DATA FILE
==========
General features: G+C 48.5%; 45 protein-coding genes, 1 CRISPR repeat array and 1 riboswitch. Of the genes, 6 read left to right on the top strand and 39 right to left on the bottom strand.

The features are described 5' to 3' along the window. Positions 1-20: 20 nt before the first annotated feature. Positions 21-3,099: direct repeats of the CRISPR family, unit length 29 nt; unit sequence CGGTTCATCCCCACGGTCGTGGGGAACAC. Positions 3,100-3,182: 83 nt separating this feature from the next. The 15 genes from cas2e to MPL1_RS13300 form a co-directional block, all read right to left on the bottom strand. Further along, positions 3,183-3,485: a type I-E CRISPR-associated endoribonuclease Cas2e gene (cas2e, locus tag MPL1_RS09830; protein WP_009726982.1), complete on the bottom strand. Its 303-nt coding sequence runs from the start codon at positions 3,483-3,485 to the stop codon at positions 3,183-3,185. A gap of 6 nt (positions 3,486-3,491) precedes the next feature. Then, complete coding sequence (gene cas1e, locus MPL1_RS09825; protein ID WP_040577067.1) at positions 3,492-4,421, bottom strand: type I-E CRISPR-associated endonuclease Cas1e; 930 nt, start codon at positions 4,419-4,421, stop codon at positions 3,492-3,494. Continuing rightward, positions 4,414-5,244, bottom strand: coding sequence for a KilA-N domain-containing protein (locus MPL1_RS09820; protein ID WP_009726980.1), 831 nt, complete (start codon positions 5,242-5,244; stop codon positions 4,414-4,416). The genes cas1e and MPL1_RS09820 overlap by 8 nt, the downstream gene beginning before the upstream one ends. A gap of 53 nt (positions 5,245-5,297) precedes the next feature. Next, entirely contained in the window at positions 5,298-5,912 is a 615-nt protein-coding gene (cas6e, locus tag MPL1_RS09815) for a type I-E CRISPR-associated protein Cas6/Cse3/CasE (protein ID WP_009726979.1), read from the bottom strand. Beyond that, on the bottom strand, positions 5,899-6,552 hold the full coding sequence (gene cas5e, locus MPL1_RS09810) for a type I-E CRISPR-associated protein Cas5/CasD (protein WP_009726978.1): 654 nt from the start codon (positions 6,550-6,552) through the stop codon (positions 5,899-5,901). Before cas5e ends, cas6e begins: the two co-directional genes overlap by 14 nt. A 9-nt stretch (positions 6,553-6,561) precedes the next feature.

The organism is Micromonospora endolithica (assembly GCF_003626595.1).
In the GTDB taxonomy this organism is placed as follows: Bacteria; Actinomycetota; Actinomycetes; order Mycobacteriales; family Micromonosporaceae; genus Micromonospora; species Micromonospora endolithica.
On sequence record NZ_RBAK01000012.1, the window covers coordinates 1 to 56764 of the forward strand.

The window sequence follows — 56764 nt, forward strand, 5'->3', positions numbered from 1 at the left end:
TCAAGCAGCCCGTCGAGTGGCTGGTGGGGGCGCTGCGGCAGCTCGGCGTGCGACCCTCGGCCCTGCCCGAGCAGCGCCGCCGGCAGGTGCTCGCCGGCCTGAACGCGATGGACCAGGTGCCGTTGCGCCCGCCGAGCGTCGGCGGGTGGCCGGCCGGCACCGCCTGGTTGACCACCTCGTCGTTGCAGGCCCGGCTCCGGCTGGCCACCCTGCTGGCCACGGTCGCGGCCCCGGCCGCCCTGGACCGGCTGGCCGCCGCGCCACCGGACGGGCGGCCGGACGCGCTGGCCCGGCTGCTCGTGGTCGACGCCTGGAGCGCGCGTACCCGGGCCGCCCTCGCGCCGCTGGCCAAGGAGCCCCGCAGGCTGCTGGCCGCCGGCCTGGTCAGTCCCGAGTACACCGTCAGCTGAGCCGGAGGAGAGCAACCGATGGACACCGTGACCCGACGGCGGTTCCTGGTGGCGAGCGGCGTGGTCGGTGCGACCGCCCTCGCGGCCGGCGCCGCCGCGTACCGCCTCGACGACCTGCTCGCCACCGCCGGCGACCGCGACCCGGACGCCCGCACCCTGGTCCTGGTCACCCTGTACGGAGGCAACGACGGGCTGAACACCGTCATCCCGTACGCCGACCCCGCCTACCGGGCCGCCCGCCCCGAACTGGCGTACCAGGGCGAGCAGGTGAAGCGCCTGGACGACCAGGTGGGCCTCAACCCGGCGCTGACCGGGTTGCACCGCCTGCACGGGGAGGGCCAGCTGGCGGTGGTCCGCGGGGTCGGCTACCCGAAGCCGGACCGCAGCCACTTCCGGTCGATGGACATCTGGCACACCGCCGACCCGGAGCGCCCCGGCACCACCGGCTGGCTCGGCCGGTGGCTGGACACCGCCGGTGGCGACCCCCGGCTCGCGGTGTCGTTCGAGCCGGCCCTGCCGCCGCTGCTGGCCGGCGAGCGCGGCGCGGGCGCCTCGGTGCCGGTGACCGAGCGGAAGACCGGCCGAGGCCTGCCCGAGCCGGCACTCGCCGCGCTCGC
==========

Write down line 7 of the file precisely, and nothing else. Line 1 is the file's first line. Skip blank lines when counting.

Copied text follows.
TCAAGCAGCCCGTCGAGTGGCTGGTGGGGGCGCTGCGGCAGCTCGGCGTGCGACCCTCGGCCCTGCCCGAGCAGCGCCGCCGGCAGGTGCTCGCCGGCCTGAACGCGATGGACCAGGTGCCGTTGCGCCCGCCGAGCGTCGGCGGGTGGCCGGCCGGCACCGCCTGGTTGACCACCTCGTCGTTGCAGGCCCGGCTCCGGCTGGCCACCCTGCTGGCCACGGTCGCGGCCCCGGCCGCCCTGGACCGGCTGGCCGCCGCGCCACCGGACGGGCGGCCGGACGCGCTGGCCCGGCTGCTCGTGGTCGACGCCTGGAGCGCGCGTACCCGGGCCGCCCTCGCGCCGCTGGCCAAGGAGCCCCGCAGGCTGCTGGCCGCCGGCCTGGTCAGTCCCGAGTACACCGTCAGCTGAGCCGGAGGAGAGCAACCGATGGACACCGTGACCCGACGGCGGTTCCTGGTGGCGAGCGGCGTGGTCGGTGCGACCGCCCTCGCGGCCGGCGCCGCCGCGTACCGCCTCGACGACCTGCTCGCCACCGCCGGCGACCGCGACCCGGACGCCCGCACCCTGGTCCTGGTCACCCTGTACGGAGGCAACGACGGGCTGAACACCGTCATCCCGTACGCCGACCCCGCCTACCGGGCCGCCCGCCCCGAACTGGCGTACCAGGGCGAGCAGGTGAAGCGCCTGGACGACCAGGTGGGCCTCAACCCGGCGCTGACCGGGTTGCACCGCCTGCACGGGGAGGGCCAGCTGGCGGTGGTCCGCGGGGTCGGCTACCCGAAGCCGGACCGCAGCCACTTCCGGTCGATGGACATCTGGCACACCGCCGACCCGGAGCGCCCCGGCACCACCGGCTGGCTCGGCCGGTGGCTGGACACCGCCGGTGGCGACCCCCGGCTCGCGGTGTCGTTCGAGCCGGCCCTGCCGCCGCTGCTGGCCGGCGAGCGCGGCGCGGGCGCCTCGGTGCCGGTGACCGAGCGGAAGACCGGCCGAGGCCTGCCCGAGCCGGCACTCGCCGCGCTCGC